Effects of Addiction & Alcoholism on Nutrition
It is important for every person to develop healthy eating habits, but it’s even more crucial for people who are recovering from a drug or alcohol addiction. Even short-term addiction can take a huge toll on the body as it is forced to work overtime to eliminate toxic substances and defend itself against the damage they do. Achieving nutritional balance is essential in repairing the harm addiction does to the body.
How Substance Abuse Disrupts Nutrition
Each substance has its own set of specific effects on health, but many of them have similar impacts on a person’s ability to get all the nutrients necessary for health in recovery. Those who abuse any substance are likely to experience one or more of these broad symptoms:
- Loss of appetite:Many substances suppress appetite or cause the user to forget about eating altogether.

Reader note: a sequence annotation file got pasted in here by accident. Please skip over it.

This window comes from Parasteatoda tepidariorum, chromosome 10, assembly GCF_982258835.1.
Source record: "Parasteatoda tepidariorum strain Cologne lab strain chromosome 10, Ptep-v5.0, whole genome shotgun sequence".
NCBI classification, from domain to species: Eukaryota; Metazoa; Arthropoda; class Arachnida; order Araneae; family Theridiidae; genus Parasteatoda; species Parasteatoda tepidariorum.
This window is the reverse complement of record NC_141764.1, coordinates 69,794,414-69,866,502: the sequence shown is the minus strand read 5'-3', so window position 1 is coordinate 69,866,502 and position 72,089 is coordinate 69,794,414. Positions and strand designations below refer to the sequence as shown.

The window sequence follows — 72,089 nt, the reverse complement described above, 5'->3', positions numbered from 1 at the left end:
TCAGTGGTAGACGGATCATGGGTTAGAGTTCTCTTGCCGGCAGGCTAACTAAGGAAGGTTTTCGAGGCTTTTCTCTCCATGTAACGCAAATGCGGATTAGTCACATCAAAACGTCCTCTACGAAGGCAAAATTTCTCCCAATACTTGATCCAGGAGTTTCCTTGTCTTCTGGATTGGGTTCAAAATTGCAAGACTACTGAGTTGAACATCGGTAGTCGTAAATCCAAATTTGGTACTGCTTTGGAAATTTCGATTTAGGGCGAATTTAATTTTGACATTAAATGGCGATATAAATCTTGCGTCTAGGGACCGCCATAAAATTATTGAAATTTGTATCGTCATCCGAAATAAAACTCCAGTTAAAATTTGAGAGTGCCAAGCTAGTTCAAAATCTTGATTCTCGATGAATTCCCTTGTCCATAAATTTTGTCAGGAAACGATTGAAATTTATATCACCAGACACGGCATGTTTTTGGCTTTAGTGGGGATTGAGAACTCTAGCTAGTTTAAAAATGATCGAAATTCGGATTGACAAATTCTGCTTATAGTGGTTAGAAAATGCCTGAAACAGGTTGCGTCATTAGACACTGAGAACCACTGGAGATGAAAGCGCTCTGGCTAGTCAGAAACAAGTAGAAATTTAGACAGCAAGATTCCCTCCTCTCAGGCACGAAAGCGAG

- Poor eating choices:People under the influence are more likely to make poor decisions, like living on a diet of fast food or sweets.
- Hypoglycaemia: Low blood sugar can be caused by a lack of sustenance or proper diet.
- Organ damage:Most drugs cause direct damage to the organs responsible for nutrient breakdown and processing.
- Gastrointestinal disorders:Alcohol and other drugs contribute to chronic issues in the gastrointestinal (GI) tract that prevent it from effectively absorbing nutrients from food.
Alcohol and Nutrition
People who abuse alcohol typically do not pay attention to nutrition. Even those who were formerly healthy tend to let their good eating habits go as they become more consumed with the need to find and drink alcohol. This creates a two-fold nutritional problem because even if someone does manage to eat healthfully and get all of their nutrients, alcohol prevents them from being fully absorbed.